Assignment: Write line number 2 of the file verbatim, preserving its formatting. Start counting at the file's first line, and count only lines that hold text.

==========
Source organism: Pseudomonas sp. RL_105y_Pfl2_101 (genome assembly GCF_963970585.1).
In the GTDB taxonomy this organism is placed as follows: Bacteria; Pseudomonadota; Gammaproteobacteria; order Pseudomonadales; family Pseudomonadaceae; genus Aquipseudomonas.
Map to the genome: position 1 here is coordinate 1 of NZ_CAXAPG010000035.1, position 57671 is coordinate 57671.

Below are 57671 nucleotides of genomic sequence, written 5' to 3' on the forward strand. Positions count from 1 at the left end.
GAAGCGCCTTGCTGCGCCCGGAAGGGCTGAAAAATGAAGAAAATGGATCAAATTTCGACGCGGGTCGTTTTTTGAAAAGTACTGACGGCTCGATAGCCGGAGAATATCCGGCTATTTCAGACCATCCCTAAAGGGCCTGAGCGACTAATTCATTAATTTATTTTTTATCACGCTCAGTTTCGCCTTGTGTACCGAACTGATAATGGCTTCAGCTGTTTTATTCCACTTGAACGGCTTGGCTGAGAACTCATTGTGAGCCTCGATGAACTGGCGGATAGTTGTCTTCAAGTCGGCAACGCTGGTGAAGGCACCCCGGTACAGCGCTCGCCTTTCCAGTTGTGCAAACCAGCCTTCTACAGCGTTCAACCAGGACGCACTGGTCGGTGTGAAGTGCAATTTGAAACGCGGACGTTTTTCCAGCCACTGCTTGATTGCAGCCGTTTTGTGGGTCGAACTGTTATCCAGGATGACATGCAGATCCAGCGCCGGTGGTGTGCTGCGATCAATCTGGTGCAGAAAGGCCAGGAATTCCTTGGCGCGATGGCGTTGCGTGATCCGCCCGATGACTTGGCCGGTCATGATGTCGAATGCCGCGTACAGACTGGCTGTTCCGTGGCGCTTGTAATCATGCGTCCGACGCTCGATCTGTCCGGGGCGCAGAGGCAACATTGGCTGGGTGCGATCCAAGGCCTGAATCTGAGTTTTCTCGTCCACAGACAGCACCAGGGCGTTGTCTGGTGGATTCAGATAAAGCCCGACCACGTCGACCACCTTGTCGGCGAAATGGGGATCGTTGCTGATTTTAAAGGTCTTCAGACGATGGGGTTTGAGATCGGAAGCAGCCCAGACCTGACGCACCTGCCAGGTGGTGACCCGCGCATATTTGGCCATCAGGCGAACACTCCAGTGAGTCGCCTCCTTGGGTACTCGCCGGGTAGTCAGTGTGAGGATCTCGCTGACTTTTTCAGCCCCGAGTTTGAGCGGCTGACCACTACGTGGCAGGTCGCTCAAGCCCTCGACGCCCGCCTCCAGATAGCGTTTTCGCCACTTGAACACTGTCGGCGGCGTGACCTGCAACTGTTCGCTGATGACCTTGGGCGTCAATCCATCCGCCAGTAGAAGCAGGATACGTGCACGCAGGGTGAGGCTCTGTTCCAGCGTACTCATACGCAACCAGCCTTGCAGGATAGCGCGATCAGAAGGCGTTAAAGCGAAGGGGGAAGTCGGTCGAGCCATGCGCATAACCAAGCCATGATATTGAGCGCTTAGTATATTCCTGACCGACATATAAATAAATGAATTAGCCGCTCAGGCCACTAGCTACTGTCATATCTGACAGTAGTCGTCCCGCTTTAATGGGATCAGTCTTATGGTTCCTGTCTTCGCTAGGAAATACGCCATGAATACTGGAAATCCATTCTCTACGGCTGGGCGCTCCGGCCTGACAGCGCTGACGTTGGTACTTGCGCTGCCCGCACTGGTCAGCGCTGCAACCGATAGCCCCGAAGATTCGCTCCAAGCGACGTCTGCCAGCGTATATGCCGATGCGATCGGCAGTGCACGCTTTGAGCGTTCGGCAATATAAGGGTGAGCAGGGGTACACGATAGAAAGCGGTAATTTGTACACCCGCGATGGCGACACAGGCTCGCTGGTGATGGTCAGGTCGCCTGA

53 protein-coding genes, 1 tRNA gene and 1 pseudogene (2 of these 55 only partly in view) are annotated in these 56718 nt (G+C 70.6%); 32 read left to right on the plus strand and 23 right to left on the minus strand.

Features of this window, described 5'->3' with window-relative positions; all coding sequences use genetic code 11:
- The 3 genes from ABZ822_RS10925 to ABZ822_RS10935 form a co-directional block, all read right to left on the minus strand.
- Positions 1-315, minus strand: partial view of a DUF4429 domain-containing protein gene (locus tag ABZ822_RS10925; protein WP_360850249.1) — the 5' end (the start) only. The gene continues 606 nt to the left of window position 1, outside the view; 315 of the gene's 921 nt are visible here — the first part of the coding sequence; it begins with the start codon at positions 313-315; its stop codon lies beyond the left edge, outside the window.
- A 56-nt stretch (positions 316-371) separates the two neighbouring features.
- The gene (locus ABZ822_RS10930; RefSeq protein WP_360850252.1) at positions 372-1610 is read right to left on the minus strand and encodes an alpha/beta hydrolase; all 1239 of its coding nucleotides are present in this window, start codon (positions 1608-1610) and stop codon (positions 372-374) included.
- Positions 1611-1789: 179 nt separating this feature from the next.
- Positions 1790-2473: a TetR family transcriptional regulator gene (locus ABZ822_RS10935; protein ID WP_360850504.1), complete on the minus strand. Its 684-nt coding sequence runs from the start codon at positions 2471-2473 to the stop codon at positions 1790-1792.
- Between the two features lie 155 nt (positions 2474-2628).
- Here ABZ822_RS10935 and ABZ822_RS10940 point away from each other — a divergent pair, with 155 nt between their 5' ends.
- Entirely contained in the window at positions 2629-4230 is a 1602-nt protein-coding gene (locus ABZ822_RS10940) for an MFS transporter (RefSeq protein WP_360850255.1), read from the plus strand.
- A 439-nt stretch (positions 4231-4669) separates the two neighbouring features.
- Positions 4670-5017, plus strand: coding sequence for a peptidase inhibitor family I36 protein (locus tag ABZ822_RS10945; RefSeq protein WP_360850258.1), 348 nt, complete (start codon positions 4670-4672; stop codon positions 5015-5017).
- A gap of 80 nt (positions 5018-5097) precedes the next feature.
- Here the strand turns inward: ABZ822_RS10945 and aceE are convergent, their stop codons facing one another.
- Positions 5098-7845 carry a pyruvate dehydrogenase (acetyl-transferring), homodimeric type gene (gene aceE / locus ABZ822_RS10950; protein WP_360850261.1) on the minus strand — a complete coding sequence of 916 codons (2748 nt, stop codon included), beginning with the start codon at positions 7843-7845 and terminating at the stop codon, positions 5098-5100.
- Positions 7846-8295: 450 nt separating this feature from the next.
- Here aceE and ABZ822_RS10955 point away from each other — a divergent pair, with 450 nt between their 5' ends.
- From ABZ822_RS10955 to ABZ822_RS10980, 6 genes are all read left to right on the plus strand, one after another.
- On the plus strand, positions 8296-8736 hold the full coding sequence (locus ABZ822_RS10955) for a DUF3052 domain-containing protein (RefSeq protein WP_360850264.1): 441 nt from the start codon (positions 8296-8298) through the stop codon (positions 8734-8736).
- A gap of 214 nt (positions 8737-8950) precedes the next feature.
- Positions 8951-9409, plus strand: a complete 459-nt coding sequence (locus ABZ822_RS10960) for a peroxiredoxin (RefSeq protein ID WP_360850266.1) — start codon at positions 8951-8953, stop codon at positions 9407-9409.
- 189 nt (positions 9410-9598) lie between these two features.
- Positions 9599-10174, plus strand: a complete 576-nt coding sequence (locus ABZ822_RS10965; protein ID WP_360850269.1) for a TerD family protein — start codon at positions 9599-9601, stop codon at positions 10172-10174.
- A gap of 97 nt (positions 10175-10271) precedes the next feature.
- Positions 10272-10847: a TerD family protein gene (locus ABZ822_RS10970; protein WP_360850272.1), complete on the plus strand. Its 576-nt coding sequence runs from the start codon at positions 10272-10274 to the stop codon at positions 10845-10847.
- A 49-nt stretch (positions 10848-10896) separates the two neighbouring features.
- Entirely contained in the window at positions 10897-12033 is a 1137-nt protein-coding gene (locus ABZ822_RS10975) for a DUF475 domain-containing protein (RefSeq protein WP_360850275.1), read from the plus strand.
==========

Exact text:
In the GTDB taxonomy this organism is placed as follows: Bacteria; Pseudomonadota; Gammaproteobacteria; order Pseudomonadales; family Pseudomonadaceae; genus Aquipseudomonas.